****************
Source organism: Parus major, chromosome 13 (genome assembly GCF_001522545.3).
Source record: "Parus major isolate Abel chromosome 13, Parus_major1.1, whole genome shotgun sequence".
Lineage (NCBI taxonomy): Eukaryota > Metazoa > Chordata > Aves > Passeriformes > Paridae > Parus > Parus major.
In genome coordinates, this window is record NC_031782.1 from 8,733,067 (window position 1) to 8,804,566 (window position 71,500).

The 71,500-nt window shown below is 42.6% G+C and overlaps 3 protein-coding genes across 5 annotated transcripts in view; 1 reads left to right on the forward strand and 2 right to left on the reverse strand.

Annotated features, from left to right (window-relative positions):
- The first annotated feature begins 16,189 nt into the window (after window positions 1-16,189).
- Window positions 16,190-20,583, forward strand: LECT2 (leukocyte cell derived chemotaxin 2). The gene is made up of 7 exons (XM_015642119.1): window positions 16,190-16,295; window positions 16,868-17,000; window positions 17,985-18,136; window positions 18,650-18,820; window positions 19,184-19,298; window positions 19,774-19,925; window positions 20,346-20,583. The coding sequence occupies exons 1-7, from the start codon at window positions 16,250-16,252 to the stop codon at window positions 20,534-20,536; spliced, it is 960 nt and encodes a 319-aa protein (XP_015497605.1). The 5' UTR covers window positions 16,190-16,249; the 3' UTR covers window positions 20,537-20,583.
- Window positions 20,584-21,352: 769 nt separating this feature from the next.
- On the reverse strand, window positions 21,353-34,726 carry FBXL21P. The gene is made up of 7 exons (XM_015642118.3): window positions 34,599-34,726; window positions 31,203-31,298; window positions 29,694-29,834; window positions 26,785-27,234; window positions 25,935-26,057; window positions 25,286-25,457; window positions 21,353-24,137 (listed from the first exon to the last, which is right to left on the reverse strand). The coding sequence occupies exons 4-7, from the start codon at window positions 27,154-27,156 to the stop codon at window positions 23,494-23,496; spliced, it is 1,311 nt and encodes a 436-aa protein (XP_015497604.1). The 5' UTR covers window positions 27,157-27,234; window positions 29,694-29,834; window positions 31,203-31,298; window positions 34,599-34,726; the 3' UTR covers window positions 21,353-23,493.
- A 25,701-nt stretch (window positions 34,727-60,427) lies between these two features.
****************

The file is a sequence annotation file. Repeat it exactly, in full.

Source organism: Parus major, chromosome 13 (genome assembly GCF_001522545.3).
Source record: "Parus major isolate Abel chromosome 13, Parus_major1.1, whole genome shotgun sequence".
Lineage (NCBI taxonomy): Eukaryota > Metazoa > Chordata > Aves > Passeriformes > Paridae > Parus > Parus major.
In genome coordinates, this window is record NC_031782.1 from 8,733,067 (window position 1) to 8,804,566 (window position 71,500).

The 71,500-nt window shown below is 42.6% G+C and overlaps 3 protein-coding genes across 5 annotated transcripts in view; 1 reads left to right on the forward strand and 2 right to left on the reverse strand.

Annotated features, from left to right (window-relative positions):
- The first annotated feature begins 16,189 nt into the window (after window positions 1-16,189).
- Window positions 16,190-20,583, forward strand: LECT2 (leukocyte cell derived chemotaxin 2). The gene is made up of 7 exons (XM_015642119.1): window positions 16,190-16,295; window positions 16,868-17,000; window positions 17,985-18,136; window positions 18,650-18,820; window positions 19,184-19,298; window positions 19,774-19,925; window positions 20,346-20,583. The coding sequence occupies exons 1-7, from the start codon at window positions 16,250-16,252 to the stop codon at window positions 20,534-20,536; spliced, it is 960 nt and encodes a 319-aa protein (XP_015497605.1). The 5' UTR covers window positions 16,190-16,249; the 3' UTR covers window positions 20,537-20,583.
- Window positions 20,584-21,352: 769 nt separating this feature from the next.
- On the reverse strand, window positions 21,353-34,726 carry FBXL21P. The gene is made up of 7 exons (XM_015642118.3): window positions 34,599-34,726; window positions 31,203-31,298; window positions 29,694-29,834; window positions 26,785-27,234; window positions 25,935-26,057; window positions 25,286-25,457; window positions 21,353-24,137 (listed from the first exon to the last, which is right to left on the reverse strand). The coding sequence occupies exons 4-7, from the start codon at window positions 27,154-27,156 to the stop codon at window positions 23,494-23,496; spliced, it is 1,311 nt and encodes a 436-aa protein (XP_015497604.1). The 5' UTR covers window positions 27,157-27,234; window positions 29,694-29,834; window positions 31,203-31,298; window positions 34,599-34,726; the 3' UTR covers window positions 21,353-23,493.
- A 25,701-nt stretch (window positions 34,727-60,427) lies between these two features.